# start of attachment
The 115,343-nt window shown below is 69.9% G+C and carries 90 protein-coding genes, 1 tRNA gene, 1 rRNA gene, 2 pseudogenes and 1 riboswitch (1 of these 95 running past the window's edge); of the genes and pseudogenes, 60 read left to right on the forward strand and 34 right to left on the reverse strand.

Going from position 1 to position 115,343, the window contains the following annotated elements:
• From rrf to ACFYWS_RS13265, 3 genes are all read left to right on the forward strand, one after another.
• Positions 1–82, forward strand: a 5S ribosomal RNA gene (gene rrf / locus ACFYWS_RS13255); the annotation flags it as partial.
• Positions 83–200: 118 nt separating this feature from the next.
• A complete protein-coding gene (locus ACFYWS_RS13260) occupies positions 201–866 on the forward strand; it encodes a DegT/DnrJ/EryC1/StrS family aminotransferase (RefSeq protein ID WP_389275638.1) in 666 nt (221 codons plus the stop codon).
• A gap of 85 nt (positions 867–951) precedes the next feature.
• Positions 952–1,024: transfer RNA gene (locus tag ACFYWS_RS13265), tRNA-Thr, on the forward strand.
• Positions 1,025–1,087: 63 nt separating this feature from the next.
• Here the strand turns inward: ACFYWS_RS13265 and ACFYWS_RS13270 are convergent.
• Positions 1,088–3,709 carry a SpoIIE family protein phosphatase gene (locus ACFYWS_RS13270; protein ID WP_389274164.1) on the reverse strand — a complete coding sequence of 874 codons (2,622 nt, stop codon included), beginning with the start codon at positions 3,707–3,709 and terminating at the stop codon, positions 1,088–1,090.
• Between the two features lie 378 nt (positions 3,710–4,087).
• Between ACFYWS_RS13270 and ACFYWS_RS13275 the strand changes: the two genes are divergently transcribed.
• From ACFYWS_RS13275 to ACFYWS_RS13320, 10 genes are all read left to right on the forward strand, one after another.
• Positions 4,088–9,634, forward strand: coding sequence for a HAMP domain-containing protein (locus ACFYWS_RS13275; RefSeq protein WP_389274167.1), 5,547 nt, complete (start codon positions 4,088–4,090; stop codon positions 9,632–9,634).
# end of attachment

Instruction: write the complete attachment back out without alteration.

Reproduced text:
The 115,343-nt window shown below is 69.9% G+C and carries 90 protein-coding genes, 1 tRNA gene, 1 rRNA gene, 2 pseudogenes and 1 riboswitch (1 of these 95 running past the window's edge); of the genes and pseudogenes, 60 read left to right on the forward strand and 34 right to left on the reverse strand.

Going from position 1 to position 115,343, the window contains the following annotated elements:
• From rrf to ACFYWS_RS13265, 3 genes are all read left to right on the forward strand, one after another.
• Positions 1–82, forward strand: a 5S ribosomal RNA gene (gene rrf / locus ACFYWS_RS13255); the annotation flags it as partial.
• Positions 83–200: 118 nt separating this feature from the next.
• A complete protein-coding gene (locus ACFYWS_RS13260) occupies positions 201–866 on the forward strand; it encodes a DegT/DnrJ/EryC1/StrS family aminotransferase (RefSeq protein ID WP_389275638.1) in 666 nt (221 codons plus the stop codon).
• A gap of 85 nt (positions 867–951) precedes the next feature.
• Positions 952–1,024: transfer RNA gene (locus tag ACFYWS_RS13265), tRNA-Thr, on the forward strand.
• Positions 1,025–1,087: 63 nt separating this feature from the next.
• Here the strand turns inward: ACFYWS_RS13265 and ACFYWS_RS13270 are convergent.
• Positions 1,088–3,709 carry a SpoIIE family protein phosphatase gene (locus ACFYWS_RS13270; protein ID WP_389274164.1) on the reverse strand — a complete coding sequence of 874 codons (2,622 nt, stop codon included), beginning with the start codon at positions 3,707–3,709 and terminating at the stop codon, positions 1,088–1,090.
• Between the two features lie 378 nt (positions 3,710–4,087).
• Between ACFYWS_RS13270 and ACFYWS_RS13275 the strand changes: the two genes are divergently transcribed.
• From ACFYWS_RS13275 to ACFYWS_RS13320, 10 genes are all read left to right on the forward strand, one after another.
• Positions 4,088–9,634, forward strand: coding sequence for a HAMP domain-containing protein (locus ACFYWS_RS13275; RefSeq protein WP_389274167.1), 5,547 nt, complete (start codon positions 4,088–4,090; stop codon positions 9,632–9,634).